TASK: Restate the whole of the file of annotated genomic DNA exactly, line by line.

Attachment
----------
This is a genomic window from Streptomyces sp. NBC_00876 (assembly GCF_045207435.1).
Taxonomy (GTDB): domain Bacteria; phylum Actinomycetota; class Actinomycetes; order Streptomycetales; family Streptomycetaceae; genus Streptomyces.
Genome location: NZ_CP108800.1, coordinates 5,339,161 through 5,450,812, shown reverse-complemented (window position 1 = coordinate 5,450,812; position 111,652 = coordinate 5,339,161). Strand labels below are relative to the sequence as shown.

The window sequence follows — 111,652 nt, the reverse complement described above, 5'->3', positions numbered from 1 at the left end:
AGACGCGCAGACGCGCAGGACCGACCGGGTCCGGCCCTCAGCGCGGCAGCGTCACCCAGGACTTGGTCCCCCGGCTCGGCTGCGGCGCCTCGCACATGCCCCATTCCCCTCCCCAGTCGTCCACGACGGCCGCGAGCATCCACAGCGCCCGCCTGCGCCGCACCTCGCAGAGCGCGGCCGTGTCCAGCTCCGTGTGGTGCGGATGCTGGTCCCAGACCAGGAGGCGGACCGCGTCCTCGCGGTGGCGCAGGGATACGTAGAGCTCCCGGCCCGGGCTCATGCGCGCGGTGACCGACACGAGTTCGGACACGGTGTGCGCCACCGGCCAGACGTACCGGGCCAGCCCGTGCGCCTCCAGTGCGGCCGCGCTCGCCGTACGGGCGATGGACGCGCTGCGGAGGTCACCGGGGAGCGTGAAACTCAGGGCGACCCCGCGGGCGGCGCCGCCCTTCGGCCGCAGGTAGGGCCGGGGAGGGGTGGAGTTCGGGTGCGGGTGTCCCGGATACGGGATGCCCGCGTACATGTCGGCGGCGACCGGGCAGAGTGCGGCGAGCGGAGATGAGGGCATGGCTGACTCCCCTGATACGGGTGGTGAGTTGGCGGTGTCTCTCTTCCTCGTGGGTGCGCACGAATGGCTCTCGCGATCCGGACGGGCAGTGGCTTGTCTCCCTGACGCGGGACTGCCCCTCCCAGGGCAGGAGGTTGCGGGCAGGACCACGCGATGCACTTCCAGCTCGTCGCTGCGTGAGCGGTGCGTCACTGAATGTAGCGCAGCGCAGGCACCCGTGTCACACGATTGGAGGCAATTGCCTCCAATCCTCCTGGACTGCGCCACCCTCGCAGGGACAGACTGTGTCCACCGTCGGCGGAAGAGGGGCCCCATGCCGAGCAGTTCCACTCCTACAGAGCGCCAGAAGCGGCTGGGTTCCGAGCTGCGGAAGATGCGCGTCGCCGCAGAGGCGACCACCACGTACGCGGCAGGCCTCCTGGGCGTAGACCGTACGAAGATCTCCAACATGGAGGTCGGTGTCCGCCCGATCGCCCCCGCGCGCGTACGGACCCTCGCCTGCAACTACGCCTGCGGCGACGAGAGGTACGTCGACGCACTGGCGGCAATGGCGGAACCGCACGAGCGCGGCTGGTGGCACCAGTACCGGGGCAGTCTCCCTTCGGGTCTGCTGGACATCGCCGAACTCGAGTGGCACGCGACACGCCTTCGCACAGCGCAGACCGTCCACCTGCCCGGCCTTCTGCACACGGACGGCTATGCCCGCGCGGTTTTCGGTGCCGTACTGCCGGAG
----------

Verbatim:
This is a genomic window from Streptomyces sp. NBC_00876 (assembly GCF_045207435.1).
Taxonomy (GTDB): domain Bacteria; phylum Actinomycetota; class Actinomycetes; order Streptomycetales; family Streptomycetaceae; genus Streptomyces.
Genome location: NZ_CP108800.1, coordinates 5,339,161 through 5,450,812, shown reverse-complemented (window position 1 = coordinate 5,450,812; position 111,652 = coordinate 5,339,161). Strand labels below are relative to the sequence as shown.

The window sequence follows — 111,652 nt, the reverse complement described above, 5'->3', positions numbered from 1 at the left end:
AGACGCGCAGACGCGCAGGACCGACCGGGTCCGGCCCTCAGCGCGGCAGCGTCACCCAGGACTTGGTCCCCCGGCTCGGCTGCGGCGCCTCGCACATGCCCCATTCCCCTCCCCAGTCGTCCACGACGGCCGCGAGCATCCACAGCGCCCGCCTGCGCCGCACCTCGCAGAGCGCGGCCGTGTCCAGCTCCGTGTGGTGCGGATGCTGGTCCCAGACCAGGAGGCGGACCGCGTCCTCGCGGTGGCGCAGGGATACGTAGAGCTCCCGGCCCGGGCTCATGCGCGCGGTGACCGACACGAGTTCGGACACGGTGTGCGCCACCGGCCAGACGTACCGGGCCAGCCCGTGCGCCTCCAGTGCGGCCGCGCTCGCCGTACGGGCGATGGACGCGCTGCGGAGGTCACCGGGGAGCGTGAAACTCAGGGCGACCCCGCGGGCGGCGCCGCCCTTCGGCCGCAGGTAGGGCCGGGGAGGGGTGGAGTTCGGGTGCGGGTGTCCCGGATACGGGATGCCCGCGTACATGTCGGCGGCGACCGGGCAGAGTGCGGCGAGCGGAGATGAGGGCATGGCTGACTCCCCTGATACGGGTGGTGAGTTGGCGGTGTCTCTCTTCCTCGTGGGTGCGCACGAATGGCTCTCGCGATCCGGACGGGCAGTGGCTTGTCTCCCTGACGCGGGACTGCCCCTCCCAGGGCAGGAGGTTGCGGGCAGGACCACGCGATGCACTTCCAGCTCGTCGCTGCGTGAGCGGTGCGTCACTGAATGTAGCGCAGCGCAGGCACCCGTGTCACACGATTGGAGGCAATTGCCTCCAATCCTCCTGGACTGCGCCACCCTCGCAGGGACAGACTGTGTCCACCGTCGGCGGAAGAGGGGCCCCATGCCGAGCAGTTCCACTCCTACAGAGCGCCAGAAGCGGCTGGGTTCCGAGCTGCGGAAGATGCGCGTCGCCGCAGAGGCGACCACCACGTACGCGGCAGGCCTCCTGGGCGTAGACCGTACGAAGATCTCCAACATGGAGGTCGGTGTCCGCCCGATCGCCCCCGCGCGCGTACGGACCCTCGCCTGCAACTACGCCTGCGGCGACGAGAGGTACGTCGACGCACTGGCGGCAATGGCGGAACCGCACGAGCGCGGCTGGTGGCACCAGTACCGGGGCAGTCTCCCTTCGGGTCTGCTGGACATCGCCGAACTCGAGTGGCACGCGACACGCCTTCGCACAGCGCAGACCGTCCACCTGCCCGGCCTTCTGCACACGGACGGCTATGCCCGCGCGGTTTTCGGTGCCGTACTGCCGGAG